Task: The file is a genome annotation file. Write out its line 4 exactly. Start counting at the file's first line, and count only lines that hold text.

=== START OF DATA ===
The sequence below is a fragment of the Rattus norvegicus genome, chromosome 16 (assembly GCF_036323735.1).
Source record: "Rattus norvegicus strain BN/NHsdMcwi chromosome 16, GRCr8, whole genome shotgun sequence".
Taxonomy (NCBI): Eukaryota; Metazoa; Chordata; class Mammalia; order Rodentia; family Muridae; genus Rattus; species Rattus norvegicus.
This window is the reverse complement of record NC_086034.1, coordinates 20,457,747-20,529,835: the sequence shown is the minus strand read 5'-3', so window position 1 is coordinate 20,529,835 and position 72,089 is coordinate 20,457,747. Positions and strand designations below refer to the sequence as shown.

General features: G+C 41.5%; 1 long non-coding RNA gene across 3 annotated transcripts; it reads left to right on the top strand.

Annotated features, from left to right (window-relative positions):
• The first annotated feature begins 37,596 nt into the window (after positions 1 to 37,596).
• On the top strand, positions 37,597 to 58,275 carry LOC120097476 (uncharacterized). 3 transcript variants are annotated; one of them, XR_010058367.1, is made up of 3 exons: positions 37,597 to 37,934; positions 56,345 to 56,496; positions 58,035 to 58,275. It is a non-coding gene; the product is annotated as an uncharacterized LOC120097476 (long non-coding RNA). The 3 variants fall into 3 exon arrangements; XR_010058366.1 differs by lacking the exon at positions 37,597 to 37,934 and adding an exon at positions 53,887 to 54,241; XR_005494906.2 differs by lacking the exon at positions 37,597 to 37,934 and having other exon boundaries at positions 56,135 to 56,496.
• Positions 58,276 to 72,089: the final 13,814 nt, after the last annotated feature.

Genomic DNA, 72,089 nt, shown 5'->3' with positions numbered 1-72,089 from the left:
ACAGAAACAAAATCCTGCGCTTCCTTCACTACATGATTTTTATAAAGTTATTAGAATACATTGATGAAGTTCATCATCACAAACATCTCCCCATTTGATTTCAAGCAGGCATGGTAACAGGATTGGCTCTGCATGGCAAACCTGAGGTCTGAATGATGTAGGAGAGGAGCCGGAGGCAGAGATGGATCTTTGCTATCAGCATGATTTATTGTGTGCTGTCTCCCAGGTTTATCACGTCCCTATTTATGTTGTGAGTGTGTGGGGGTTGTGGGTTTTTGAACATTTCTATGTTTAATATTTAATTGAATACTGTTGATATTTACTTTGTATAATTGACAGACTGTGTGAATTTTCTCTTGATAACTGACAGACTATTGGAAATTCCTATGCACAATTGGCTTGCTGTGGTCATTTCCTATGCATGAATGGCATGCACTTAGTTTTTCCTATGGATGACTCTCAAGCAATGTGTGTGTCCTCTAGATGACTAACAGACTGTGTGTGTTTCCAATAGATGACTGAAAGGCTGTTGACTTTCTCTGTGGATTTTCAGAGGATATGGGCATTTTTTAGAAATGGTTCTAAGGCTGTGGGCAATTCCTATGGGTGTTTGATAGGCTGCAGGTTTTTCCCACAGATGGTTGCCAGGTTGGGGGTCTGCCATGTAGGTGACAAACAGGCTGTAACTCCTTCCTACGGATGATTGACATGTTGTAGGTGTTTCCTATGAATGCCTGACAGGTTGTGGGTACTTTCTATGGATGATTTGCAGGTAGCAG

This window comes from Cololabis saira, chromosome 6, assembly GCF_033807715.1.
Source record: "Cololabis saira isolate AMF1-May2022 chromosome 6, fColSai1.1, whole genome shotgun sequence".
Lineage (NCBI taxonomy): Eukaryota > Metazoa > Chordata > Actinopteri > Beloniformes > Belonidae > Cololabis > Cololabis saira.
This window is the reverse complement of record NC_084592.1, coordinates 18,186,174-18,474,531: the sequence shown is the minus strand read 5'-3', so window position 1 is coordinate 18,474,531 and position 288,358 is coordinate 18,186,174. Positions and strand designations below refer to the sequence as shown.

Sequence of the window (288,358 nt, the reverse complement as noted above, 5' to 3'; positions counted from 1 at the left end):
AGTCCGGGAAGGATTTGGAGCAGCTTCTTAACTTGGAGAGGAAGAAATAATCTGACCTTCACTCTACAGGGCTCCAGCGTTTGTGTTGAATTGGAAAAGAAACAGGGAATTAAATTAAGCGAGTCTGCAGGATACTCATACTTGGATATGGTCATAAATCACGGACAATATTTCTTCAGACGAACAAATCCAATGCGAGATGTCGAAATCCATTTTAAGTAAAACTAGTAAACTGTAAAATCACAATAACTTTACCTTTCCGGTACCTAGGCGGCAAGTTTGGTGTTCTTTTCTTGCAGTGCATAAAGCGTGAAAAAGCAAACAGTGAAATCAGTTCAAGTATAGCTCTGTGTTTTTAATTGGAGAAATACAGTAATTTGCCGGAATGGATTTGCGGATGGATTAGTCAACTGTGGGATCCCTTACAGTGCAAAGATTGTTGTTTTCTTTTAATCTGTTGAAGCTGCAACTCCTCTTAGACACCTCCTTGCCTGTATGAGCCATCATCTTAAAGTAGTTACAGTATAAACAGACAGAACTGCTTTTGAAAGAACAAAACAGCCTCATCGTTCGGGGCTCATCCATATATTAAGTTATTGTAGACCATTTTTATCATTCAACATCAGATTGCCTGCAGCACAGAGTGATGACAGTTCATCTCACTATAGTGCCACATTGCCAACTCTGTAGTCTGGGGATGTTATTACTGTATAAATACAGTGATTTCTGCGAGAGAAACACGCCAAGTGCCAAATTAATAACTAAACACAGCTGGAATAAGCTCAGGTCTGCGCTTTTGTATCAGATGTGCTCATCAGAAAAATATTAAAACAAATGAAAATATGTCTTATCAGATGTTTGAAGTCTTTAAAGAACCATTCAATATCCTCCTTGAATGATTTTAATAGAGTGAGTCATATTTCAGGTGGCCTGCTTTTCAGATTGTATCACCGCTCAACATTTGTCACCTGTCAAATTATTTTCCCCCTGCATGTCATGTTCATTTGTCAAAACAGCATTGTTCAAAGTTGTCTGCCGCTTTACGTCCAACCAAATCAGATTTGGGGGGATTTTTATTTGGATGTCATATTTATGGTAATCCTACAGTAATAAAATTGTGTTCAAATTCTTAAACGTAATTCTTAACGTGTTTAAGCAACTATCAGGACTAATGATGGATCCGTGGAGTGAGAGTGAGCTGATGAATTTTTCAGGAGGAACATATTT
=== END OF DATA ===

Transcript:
This window is the reverse complement of record NC_086034.1, coordinates 20,457,747-20,529,835: the sequence shown is the minus strand read 5'-3', so window position 1 is coordinate 20,529,835 and position 72,089 is coordinate 20,457,747. Positions and strand designations below refer to the sequence as shown.